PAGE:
ERIC Number: ED473086
Record Type: RIE
Publication Date: 2000-Mar
Language, Culture, Class, Gender, and Class Participation.
This paper explores reasons why some students with English as a Second Language (ESL) feel less entitled to speak out in class than others, discussing ways in which teachers can widen the definition of participation. The first section explains how student background can affect participation. For students who are non-native English speakers and who come from various ethnic backgrounds, being female and/or coming from working class backgrounds can be a barrier to participation. Instructors can address difficulties students have in actively participating in the class by being aware of these students' dilemma, discussing the issue explicitly with students, explaining why participating in discussion is considered essential in the U.S. educational system, and giving specific examples of how and why students studying in U.S. schools should speak out. Instructors should consciously widen their definitions of class participation, because some students who do not speak much in class show their involvement in other ways (e.g., body language). Teachers can structure class time to allow everyone time to speak out, rather than asking open-ended questions so that the same few people speak out. Students can be asked to give short written responses to questions that can be read aloud or handed in. (Contains 32 references.) (SM)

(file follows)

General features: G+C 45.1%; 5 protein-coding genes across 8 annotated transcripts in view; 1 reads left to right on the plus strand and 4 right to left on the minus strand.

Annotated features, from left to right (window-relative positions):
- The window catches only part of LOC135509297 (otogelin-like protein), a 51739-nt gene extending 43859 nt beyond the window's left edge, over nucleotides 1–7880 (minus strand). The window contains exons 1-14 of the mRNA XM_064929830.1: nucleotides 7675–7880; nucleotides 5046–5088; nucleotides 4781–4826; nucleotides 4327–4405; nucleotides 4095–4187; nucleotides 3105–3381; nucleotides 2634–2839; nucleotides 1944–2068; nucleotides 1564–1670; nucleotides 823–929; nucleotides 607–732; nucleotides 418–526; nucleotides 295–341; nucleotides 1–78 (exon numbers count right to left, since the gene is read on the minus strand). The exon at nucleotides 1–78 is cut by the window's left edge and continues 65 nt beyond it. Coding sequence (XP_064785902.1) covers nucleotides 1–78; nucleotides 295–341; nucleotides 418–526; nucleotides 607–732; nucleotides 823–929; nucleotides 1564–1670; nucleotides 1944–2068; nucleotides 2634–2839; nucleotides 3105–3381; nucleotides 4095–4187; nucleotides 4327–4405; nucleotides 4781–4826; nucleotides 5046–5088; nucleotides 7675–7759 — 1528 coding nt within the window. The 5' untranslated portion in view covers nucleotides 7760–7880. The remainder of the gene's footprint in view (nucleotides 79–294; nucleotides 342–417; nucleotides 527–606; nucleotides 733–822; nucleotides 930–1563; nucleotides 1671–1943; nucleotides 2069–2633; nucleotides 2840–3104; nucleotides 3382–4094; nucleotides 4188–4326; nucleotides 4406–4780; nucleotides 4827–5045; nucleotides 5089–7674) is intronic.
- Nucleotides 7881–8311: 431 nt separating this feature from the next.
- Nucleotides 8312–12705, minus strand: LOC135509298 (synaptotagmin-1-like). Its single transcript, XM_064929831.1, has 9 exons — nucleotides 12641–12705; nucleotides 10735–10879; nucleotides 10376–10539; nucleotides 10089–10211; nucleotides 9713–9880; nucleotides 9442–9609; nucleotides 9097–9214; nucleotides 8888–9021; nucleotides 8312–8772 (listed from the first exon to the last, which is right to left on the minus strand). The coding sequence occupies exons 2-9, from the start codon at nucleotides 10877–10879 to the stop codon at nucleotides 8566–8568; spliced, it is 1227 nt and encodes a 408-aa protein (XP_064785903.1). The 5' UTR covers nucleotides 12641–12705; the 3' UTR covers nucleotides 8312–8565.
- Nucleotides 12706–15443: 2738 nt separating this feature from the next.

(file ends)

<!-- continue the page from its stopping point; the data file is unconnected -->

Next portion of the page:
Publication Type: Reports - Descriptive; Speeches/Meeting Papers
Education Level: N/A
Authoring Institution: N/A
Note: Paper presented at the Annual Meeting of Teachers of English to Speakers of Other Languages (Vancouver, British Columbia, Canada, March 14-18, 2000).